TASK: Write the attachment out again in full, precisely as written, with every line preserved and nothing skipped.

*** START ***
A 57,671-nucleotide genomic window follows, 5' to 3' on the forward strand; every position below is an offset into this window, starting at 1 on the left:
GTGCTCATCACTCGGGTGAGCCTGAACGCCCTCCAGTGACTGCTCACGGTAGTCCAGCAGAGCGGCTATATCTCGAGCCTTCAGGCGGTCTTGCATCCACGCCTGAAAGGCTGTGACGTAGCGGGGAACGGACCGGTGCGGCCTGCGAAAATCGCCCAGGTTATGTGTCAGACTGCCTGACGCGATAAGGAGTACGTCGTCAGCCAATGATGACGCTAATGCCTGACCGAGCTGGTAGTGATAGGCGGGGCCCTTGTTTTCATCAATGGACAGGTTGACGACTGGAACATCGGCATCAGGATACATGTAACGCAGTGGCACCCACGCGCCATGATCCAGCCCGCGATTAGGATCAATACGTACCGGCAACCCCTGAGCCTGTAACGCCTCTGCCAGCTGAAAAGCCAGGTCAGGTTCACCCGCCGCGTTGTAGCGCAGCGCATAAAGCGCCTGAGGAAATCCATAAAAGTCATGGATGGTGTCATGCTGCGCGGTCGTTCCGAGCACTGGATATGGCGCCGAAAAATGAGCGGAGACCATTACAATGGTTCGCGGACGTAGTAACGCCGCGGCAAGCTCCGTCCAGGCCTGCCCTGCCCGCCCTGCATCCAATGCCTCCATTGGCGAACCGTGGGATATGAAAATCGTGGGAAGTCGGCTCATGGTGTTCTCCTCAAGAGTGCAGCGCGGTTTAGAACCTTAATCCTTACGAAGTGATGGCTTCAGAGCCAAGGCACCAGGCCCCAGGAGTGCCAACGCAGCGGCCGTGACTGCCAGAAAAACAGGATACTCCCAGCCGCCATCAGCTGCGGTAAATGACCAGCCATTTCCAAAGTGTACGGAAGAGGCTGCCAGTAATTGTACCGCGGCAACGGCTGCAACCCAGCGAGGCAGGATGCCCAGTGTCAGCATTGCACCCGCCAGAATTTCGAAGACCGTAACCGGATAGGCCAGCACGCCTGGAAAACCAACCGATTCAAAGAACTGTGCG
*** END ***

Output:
A 57,671-nucleotide genomic window follows, 5' to 3' on the forward strand; every position below is an offset into this window, starting at 1 on the left:
GTGCTCATCACTCGGGTGAGCCTGAACGCCCTCCAGTGACTGCTCACGGTAGTCCAGCAGAGCGGCTATATCTCGAGCCTTCAGGCGGTCTTGCATCCACGCCTGAAAGGCTGTGACGTAGCGGGGAACGGACCGGTGCGGCCTGCGAAAATCGCCCAGGTTATGTGTCAGACTGCCTGACGCGATAAGGAGTACGTCGTCAGCCAATGATGACGCTAATGCCTGACCGAGCTGGTAGTGATAGGCGGGGCCCTTGTTTTCATCAATGGACAGGTTGACGACTGGAACATCGGCATCAGGATACATGTAACGCAGTGGCACCCACGCGCCATGATCCAGCCCGCGATTAGGATCAATACGTACCGGCAACCCCTGAGCCTGTAACGCCTCTGCCAGCTGAAAAGCCAGGTCAGGTTCACCCGCCGCGTTGTAGCGCAGCGCATAAAGCGCCTGAGGAAATCCATAAAAGTCATGGATGGTGTCATGCTGCGCGGTCGTTCCGAGCACTGGATATGGCGCCGAAAAATGAGCGGAGACCATTACAATGGTTCGCGGACGTAGTAACGCCGCGGCAAGCTCCGTCCAGGCCTGCCCTGCCCGCCCTGCATCCAATGCCTCCATTGGCGAACCGTGGGATATGAAAATCGTGGGAAGTCGGCTCATGGTGTTCTCCTCAAGAGTGCAGCGCGGTTTAGAACCTTAATCCTTACGAAGTGATGGCTTCAGAGCCAAGGCACCAGGCCCCAGGAGTGCCAACGCAGCGGCCGTGACTGCCAGAAAAACAGGATACTCCCAGCCGCCATCAGCTGCGGTAAATGACCAGCCATTTCCAAAGTGTACGGAAGAGGCTGCCAGTAATTGTACCGCGGCAACGGCTGCAACCCAGCGAGGCAGGATGCCCAGTGTCAGCATTGCACCCGCCAGAATTTCGAAGACCGTAACCGGATAGGCCAGCACGCCTGGAAAACCAACCGATTCAAAGAACTGTGCG